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Spokane, Washington  Est. May 19, 1883
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“When I consider life, ‘tis all a cheat; Yet, fool’d with hope, men favor the deceit.” - John Dryden

Bobby Wolff United Feature Syndicate

On today’s deal from a recent Nationals, Eric Leong was West. Against three diamonds on West’s club-king lead, declarer false-carded with the seven. So Leong continued with the ace and decided to play a third round of clubs rather than open up the other suits. Declarer ruffed, crossed to the spade ace and ran the diamond 10, and Leong ducked very smoothly.

Declarer now came to the spade queen and advanced the diamond ace, then quite reasonably played another top diamond, which would have ensured the contract, if East had had a diamond left. (Leading a heart instead would have left declarer in command as the cards lay, and perhaps West’s failure to shift to a heart at trick three might have persuaded him to get this right.)

As it was, East pitched the heart queen on the third diamond, while dummy was forced to let go a heart to come down to two spades, two heart, and the master club. This meant that Leong, who won his diamond king, could play the heart ace and another heart, locking declarer in dummy. After declarer cashed the spade king, either a spade or club play from dummy would now promote West’s diamond nine to the setting trick.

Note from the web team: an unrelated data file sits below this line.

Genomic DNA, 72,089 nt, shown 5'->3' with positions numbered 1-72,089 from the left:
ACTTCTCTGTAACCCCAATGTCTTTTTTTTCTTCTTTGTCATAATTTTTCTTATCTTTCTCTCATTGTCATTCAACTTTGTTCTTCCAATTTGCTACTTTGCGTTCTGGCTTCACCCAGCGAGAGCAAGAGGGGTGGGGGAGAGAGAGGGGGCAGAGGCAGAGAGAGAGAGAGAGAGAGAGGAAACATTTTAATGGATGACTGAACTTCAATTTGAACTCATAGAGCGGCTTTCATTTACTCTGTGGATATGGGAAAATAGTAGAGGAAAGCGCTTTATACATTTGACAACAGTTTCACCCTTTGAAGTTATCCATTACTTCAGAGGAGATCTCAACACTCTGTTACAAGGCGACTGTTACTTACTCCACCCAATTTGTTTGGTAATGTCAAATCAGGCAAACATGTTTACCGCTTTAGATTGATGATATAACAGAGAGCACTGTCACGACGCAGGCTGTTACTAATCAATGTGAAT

Note what happens if declarer instead discards a spade or club winner from dummy on the third trump. West wins his diamond king and exits with a spade without cashing the heart ace. That endplays dummy as before but with a different set of losing options.

Bid with the aces

South holds:

♠ J 8 2
♥ A 8 5
♦ K 9 4 3
♣ A K 5
Pass1 ♥

Answer: I cannot bring myself to pass, though it might be the winning action. I would rather double than bid one no-trump because, with such weak hearts, I don’t want to put my neck on the line facing a passed partner. Sometimes, the better part of valor is discretion.

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